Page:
Monday, September 29, 2008

An emergency: You can't possibly think she's qualified....

The second installment of Katie Couric’s interview with Sarah Palin aired 9/25/08. The topic was the great wide world. One exchange deserves special study. From the transcript provided by CBS:

COURIC: You’ve cited Alaska’s proximity to Russia as part of your foreign policy experience. What did you mean by that?

PALIN: Alaska has a very narrow maritime border between a foreign country, Russia, and, on our other side, the land-boundary that we have with Canada. It’s funny that a comment like that was kinda made to…I don’t know, you know…reporters.

COURIC: Mocked?

PALIN: Mocked, yeah I guess that’s the word, mocked.

COURIC: Well, explain to me why that enhances your foreign-policy credentials.

PALIN: Well, it certainly does, because our, our next-door neighbors are foreign countries, there in the state that I am the executive of. And there…

COURIC: Have you ever been involved in any negotiations, for example, with the Russians?

PALIN: We have trade missions back and forth, we do. It’s very important when you consider even national-security issues with Russia. As Putin rears his head and comes into the air space of the United States of America, where do they go? It’s Alaska. It’s just right over the border. It is from Alaska that we send those out to make sure that an eye is being kept on this very powerful nation, Russia, because they are right next to, they are right next to our state.

OK -- no matter your own political stripe, you just can't tell me this woman is qualified to be one heartbeat away from the presidency. Please take a moment to express that, no, you don't think she's qualified.

Turtle talk

Had you guessed? Sharyn guessed, and perhaps I built it up too much so that maybe Lesley thought it would be more than this, [edited to say just me being foolish, yet again!] but the turtle eggs laid in the front of the house in June have finally, finally hatched out as baby turtles in September. In our case, it hasn't been like one of those National Geographic specials where there are hundreds of baby turtles emerging all at once (although maybe that part did happen and we missed it). For us, it is now a daily process of discovery -- is that a rock up ahead or is it a turtle? Thankfully we've found more alive than dead, though it is still heartbreaking to come across them once it's too late to rescue them off the street and into the woods. (The black stuff on Dean's hands, by the way, is paint from a school project and is not turtle-related.) They are perfect little ancient-looking things, fragile yet resilient, ready to make the long walk down to the river. I hope all this rain has helped them.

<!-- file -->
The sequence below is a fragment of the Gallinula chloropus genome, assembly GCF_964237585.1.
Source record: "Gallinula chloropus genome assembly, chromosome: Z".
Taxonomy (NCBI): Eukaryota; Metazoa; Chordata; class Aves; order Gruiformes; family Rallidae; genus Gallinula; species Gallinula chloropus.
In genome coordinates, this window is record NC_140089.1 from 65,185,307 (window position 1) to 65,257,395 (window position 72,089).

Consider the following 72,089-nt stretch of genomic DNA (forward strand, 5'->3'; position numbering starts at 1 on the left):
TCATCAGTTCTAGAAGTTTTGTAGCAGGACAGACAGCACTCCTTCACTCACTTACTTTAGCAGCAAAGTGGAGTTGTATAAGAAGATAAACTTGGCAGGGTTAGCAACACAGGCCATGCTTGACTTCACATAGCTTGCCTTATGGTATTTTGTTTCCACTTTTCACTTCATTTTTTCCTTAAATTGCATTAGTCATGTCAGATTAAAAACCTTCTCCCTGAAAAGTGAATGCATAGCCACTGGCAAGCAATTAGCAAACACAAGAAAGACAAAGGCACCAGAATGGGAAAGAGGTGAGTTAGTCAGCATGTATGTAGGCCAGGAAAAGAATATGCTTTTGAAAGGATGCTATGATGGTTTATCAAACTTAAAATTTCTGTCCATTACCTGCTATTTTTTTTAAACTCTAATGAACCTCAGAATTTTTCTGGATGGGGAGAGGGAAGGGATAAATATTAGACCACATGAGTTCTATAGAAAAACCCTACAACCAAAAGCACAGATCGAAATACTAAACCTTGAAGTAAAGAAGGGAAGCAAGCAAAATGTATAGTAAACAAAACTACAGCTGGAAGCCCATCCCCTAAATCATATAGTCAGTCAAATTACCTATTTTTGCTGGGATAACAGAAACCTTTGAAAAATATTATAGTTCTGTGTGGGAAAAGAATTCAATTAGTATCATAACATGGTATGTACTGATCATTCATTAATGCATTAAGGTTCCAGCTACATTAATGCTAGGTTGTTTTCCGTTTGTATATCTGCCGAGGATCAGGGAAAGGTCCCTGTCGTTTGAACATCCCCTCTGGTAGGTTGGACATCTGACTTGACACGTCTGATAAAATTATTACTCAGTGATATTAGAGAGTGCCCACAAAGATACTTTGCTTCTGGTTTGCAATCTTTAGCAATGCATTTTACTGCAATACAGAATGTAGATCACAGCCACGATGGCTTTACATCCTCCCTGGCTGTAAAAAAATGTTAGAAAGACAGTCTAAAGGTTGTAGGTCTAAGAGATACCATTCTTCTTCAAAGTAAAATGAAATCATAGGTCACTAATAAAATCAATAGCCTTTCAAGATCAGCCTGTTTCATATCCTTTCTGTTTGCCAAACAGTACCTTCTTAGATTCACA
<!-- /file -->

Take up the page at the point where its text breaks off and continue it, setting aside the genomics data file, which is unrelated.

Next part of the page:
I was marveling the other day at how rich a wildlife summer it has been, and I was wondering why all of a sudden we've got so many creatures active in our yard so far this year. Coyote, turkeys, snakes, rabbits, toads, turtles, chipmunks, deer, bats, and more different birds than we've seen before, including gorgeous flocks of Canadian geese just recently. Then I started laughing at myself as I realized that in all likelihood this is no different than any other year; what's different is that we are outside in our yard and on our street for about 2 hours every day now since we have a dog to walk. These wonders have been out there all along, but we've missed most of them because we used to spend time outdoors in nature by getting into the car and driving away from our house and our street and going someplace else to walk and observe and admire. Makes me feel better about all that time that's "wasted" in dog walking....

Sunday, September 28, 2008


I love the quality of light on rainy days. I love the color saturation you get when you bring out the camera. I can feel the sadness in these beach toys; they just seem to know that now summer is on its last, feeble legs.
Despite dire forecasts of nasty flooding and downpours, the weekend's rain managed to stay quite civilized. It was no problem getting into Boston yesterday to see Kooza, the Cirque du Soleil show we'd bought tickets for months ago. Kooza is one of their traveling shows, and I urge you with all my heart to check out the list of cities and see if it's coming near you. And if it is, go see it. We love Cirque du Soleil; all three of us have seen La Nouba, and Ken has seen a bunch of the Vegas shows (he didn't care for Love, though so we don't recommend that one). Anyway, it's hard to describe what these shows are like -- all I can think to say is that it's like an intense dream of a circus; something more rich, more layered, more textural, with more meaning. I'm struck by how, even though it's one "ring" (although that's hardly the word) unlike Ringling Brothers' 3 rings, you still struggle to try to take in and see everything that's happening at once. It is performance art and music and costumes and staging and unforgettable experience -- you'll see things you can't even believe you are seeing and that you will surely never see again. We missed Corteo when it came through -- last year, I think -- and I'm kicking myself. We'll never let one pass by us again and if we had the $$ we'd head down to NYC to see Wintuk.
And then there's 't.' Or, 'T.' Still ABC-Alonging, see?
In June, Dean and his friends spied this turtle laying her eggs out in front of our house, near the road. 'T' is for 'turtle,' and we've been watching and waiting all summer. 'T' is also for tomorrow, and that's when I'll tell you what we've recently discovered....